Apr 21 2015
Research published today in the Proceedings of the National Academy of Sciences (PNAS) demonstrates that technology invented by researchers at Oregon Health & Science University's Casey Eye Institute can improve the clinical management of the leading causes of blindness. Optical coherence tomography (OCT) angiography could largely replace current dye-based angiography in the management of these diseases.
OHSU researchers found that OCT angiography has considerable advantages over conventional techniques for the diagnosis and management of macular degeneration, diabetic eye disease and glaucoma, the leading causes of blindness in the United States.
"This is a significant breakthrough technology that could fundamentally change the way ophthalmologists diagnose and care for patients with retinal vascular diseases that cause blindness," said David Wilson, M.D., Director of the OHSU Casey Eye Institute and Chair of the Department of Ophthalmology in the OHSU School of Medicine. "It will also allow us to diagnose patients earlier, permitting more timely treatment to avoid irreversible loss of vision."
OCT angiography has been in development for several years in a few centers around the world. The key breakthrough that Yali Jia, Ph.D., study investigator and Assistant Professor of Ophthalmology at OHSU School of Medicine, OHSU Casey Eye Institute, and David Huang, M.D., Ph.D., study investigator and Peterson Professor of Ophthalmology, OHSU School of Medicine, OHSU Casey Eye Institute achieved was an algorithm called "split-spectrum amplitude-decorrelation angiography" (SSADA) that improved the quality of OCT angiography.
OHSU has filed patent applications for this invention and has licensed these patent rights to an OCT company. Utilizing SSADA, the scientists developed new methods in OCT angiography segmentation, visualization and quantification. OHSU has also filed for patent protection over these new angiography methods. These new methods, powered by SSADA, yield the exceptional results.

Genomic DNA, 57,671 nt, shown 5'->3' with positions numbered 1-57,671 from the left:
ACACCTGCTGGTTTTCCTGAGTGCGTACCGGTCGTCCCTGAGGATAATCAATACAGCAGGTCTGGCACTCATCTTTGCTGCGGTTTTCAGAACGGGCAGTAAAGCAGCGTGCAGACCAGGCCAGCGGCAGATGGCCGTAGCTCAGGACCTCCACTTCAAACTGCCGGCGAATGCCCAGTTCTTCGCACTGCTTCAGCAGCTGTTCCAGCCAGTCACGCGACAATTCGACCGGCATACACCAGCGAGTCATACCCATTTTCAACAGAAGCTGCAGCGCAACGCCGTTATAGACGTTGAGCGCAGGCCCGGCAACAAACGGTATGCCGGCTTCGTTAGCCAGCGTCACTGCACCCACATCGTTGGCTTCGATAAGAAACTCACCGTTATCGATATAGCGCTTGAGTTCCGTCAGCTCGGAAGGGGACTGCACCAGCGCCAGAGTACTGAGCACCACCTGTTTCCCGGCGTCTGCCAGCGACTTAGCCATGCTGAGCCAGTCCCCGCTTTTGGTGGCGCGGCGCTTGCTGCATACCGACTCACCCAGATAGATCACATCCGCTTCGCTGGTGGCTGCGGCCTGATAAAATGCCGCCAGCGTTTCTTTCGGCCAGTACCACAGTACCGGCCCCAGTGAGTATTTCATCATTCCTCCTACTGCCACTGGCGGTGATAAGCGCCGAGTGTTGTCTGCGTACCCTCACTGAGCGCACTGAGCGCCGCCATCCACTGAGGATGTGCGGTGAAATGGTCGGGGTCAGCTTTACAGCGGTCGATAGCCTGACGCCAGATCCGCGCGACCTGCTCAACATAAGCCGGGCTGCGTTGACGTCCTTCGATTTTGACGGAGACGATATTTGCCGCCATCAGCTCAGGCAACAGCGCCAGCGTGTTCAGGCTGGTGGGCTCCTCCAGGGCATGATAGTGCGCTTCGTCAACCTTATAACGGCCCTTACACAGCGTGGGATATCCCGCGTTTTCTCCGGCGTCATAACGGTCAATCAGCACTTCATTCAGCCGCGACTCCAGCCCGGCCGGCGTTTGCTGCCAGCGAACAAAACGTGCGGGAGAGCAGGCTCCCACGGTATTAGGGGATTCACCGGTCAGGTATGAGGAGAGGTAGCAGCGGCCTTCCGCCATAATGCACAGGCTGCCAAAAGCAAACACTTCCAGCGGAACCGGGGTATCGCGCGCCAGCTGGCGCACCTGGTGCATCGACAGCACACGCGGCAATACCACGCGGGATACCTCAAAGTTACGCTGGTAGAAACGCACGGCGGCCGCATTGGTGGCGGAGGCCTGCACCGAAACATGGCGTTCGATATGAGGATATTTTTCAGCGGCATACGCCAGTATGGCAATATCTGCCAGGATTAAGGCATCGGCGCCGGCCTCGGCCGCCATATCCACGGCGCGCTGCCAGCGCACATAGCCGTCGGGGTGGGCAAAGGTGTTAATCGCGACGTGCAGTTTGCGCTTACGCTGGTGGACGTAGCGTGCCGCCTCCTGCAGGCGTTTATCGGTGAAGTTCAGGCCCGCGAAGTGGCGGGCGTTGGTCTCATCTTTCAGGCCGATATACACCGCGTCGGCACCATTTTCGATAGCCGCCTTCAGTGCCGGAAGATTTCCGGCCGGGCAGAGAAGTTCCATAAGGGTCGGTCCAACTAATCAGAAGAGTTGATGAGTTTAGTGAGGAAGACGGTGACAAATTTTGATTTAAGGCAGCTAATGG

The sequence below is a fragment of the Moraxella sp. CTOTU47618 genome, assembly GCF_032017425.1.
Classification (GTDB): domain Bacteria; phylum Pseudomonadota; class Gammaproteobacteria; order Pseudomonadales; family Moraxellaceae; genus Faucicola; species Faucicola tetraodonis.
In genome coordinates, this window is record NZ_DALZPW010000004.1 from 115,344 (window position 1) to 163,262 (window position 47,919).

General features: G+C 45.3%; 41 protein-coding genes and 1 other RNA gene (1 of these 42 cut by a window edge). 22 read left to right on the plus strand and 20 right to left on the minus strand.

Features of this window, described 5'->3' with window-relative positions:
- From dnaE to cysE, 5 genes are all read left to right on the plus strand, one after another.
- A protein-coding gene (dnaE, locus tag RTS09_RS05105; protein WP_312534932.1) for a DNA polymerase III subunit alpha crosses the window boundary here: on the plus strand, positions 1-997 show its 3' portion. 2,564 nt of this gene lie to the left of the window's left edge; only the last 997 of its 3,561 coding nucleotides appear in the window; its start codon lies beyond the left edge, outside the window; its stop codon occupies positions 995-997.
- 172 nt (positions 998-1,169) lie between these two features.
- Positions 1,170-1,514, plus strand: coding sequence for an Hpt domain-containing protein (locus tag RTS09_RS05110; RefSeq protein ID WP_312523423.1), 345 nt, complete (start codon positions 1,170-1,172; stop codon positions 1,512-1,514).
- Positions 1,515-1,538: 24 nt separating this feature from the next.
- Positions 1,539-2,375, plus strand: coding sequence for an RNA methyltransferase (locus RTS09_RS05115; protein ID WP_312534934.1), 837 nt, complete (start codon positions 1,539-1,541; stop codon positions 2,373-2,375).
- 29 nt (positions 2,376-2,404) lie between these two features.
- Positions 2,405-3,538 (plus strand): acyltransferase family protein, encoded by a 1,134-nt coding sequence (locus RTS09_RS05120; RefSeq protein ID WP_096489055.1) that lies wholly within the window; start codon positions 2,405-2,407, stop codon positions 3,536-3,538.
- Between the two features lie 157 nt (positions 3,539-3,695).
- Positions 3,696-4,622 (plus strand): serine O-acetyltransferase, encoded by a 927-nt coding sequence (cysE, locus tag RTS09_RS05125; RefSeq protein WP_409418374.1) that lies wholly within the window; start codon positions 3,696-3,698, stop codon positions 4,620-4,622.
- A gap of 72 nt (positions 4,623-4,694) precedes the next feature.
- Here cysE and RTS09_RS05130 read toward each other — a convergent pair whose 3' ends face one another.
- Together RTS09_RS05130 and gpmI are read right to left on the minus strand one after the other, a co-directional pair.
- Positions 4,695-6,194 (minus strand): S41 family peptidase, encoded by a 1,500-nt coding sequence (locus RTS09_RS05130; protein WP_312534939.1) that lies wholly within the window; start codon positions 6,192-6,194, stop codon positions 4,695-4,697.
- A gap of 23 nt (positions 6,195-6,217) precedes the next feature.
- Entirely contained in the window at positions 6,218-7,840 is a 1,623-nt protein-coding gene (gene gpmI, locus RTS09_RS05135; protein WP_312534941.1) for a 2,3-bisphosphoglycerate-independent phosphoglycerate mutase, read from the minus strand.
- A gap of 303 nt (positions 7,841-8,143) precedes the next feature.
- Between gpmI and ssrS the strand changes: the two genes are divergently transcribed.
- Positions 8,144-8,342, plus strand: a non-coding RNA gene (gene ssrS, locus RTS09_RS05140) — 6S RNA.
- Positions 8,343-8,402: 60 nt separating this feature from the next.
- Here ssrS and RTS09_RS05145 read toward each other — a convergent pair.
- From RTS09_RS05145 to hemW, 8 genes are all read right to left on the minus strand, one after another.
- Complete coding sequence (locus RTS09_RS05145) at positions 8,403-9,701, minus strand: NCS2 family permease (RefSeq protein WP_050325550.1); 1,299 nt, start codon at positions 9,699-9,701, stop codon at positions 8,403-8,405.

"We worked very hard to bring this new technology to clinical use only three years after its invention," said Dr. Jia. "We are thrilled that its initial clinical demonstrations in a number of important eye diseases could be made public in a prestigious journal such as PNAS."
The OCT angiography used in the study is a noninvasive three-dimensional alternative to conventional angiography. It does not require injections and allows clinicians to measure vascular density and blood flow in vessels in a quantitative manner. This provides new information that is very useful for clinical diagnosis and management.
Conventional dye-based angiography produces a two-dimensional image that cannot be evaluated quantitatively. It also is an invasive procedure in which orange dye (fluorescein) is intravenously injected to illuminate the blood vessels. This procedure can cause nausea and vomiting, and, rarely anaphylaxis, which is a serious allergic reaction.
"The new OCT angiography will be much less invasive for patients. As a result, it is ideal for screening patients for disease and routine checkups to see if treatments are working," said Dr. Huang. "I believe this technology will be used much more frequently than conventional dye-based angiography because it is faster, better, safer and cheaper. This will also surely lead to better management of eye diseases."